I have always been interested in the concept of fragmentation and with ideas of abstraction and explosion, de-constructing ideas of repetitiveness and mass production. My work first engaged with the early Russian avant-garde; in particular with the work of Kasimir Malevich – he was an early influence for me as a representative of the modern avant-garde intersection between art and design. Malevich discovered abstraction as an experimental principle that can propel creative work to previously unheard levels of invention; this abstract work allowed much greater levels of creativity
(Zaha Hadid, 2007)
This winter, the Serpentine presents an exhibition of paintings and drawings by renowned architect Zaha Hadid (1950-2016). Zaha Hadid is regarded as a pioneering and visionary architect whose contribution to the world of architecture was ground-breaking and innovative. The Serpentine presentation, first conceived with Hadid herself, will reveal her as an artist with drawing at the very heart of her work and will include the architect’s calligraphic drawings and rarely seen private notebooks with sketches that reveal her complex thoughts about architectural forms and relationships. The show will focus on Hadid’s early works before her first building was erected in 1993 (the Vitra Fire Station in Germany), presenting paintings and drawings from the 1970s to the early 1990s.
The exhibition will take place at the Serpentine Sackler Gallery, renovated and extended by Zaha Hadid Architects in 2013. A select number of institutions and museums across the world will join in this timely homage to Zaha Hadid.
Drawing and painting were fundamental to Hadid’s practice. Influenced by Malevich, Tatlin and Rodchenko, she used calligraphic drawings as the main method for visualising her architectural ideas. For Hadid, painting was a design tool, and abstraction an investigative structure for imagining architecture and its relationship to the world we live in. These works on paper and canvas unravel an architecture that Hadid was determined to realise in built structures, one that is seen in the characteristic lightness and weightlessness of her buildings. Conceived as Hadid’s manifesto of a utopian world, the show reveals her all-encompassing vision for arranging space and interpreting realities.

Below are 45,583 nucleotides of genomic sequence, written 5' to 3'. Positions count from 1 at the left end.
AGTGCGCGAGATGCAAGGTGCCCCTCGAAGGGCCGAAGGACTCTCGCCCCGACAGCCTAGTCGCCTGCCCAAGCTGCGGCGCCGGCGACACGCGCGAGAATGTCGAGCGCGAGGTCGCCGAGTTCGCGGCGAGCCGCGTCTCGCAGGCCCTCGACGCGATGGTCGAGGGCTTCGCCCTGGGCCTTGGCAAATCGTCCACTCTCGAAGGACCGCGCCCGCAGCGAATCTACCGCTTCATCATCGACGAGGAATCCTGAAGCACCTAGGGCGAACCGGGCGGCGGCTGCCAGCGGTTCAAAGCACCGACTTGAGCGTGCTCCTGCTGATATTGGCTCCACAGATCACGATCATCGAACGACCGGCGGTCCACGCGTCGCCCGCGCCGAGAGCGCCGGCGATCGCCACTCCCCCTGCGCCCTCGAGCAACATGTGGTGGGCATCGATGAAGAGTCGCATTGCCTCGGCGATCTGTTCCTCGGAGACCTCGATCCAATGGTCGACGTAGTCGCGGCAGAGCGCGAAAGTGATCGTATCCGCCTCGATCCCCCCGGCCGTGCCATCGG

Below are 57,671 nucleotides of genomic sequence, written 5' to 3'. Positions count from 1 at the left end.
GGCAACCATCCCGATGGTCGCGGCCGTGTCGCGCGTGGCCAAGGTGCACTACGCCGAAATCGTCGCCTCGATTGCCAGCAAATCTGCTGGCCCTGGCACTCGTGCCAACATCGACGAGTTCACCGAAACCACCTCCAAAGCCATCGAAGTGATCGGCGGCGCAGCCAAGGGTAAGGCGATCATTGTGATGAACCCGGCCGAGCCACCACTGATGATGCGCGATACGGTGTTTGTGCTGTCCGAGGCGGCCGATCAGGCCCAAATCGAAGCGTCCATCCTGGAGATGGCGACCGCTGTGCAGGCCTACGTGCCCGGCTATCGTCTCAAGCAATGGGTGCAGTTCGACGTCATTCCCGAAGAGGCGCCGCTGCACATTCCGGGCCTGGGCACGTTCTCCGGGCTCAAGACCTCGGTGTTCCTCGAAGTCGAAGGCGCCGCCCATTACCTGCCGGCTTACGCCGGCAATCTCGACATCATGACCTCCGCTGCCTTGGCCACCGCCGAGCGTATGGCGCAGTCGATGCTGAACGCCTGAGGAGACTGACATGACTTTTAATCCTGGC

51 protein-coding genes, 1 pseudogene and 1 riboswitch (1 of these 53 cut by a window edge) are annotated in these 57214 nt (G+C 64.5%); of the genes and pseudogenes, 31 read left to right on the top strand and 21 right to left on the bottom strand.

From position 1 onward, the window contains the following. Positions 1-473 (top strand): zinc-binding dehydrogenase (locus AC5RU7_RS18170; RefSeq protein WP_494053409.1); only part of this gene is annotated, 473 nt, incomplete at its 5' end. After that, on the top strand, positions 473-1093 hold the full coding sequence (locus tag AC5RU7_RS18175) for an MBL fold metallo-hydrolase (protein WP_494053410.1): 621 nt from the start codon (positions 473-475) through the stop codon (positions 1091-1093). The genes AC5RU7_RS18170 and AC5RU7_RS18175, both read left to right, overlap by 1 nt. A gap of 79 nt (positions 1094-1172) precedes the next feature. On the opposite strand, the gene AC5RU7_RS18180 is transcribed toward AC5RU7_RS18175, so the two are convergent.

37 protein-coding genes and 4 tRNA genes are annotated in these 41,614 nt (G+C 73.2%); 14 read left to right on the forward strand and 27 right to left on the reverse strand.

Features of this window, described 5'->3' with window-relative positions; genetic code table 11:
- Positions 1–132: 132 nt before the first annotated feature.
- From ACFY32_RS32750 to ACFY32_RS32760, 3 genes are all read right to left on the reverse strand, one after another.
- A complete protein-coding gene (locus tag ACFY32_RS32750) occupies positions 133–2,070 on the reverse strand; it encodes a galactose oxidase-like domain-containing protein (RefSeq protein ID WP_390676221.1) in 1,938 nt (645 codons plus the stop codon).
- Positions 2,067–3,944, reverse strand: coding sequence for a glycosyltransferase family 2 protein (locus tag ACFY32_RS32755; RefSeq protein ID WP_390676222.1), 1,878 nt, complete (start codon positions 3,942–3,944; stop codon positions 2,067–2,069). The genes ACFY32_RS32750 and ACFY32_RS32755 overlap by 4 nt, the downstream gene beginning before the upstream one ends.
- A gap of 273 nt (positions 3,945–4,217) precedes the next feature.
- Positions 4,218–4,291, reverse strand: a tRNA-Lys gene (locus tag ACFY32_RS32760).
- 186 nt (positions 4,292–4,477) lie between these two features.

Technology and innovation have always been central to the work of Zaha Hadid Architects, and many of Hadid’s paintings prefigure the potential of digital processes and the software required to render virtual reality. Connecting directly with the individual paintings in this exhibition, four experimental virtual reality experiences have been specially developed in collaboration with Google Arts & Culture. These in-gallery experiences will offer a dynamic and immersive insight into Hadid’s architectural vision.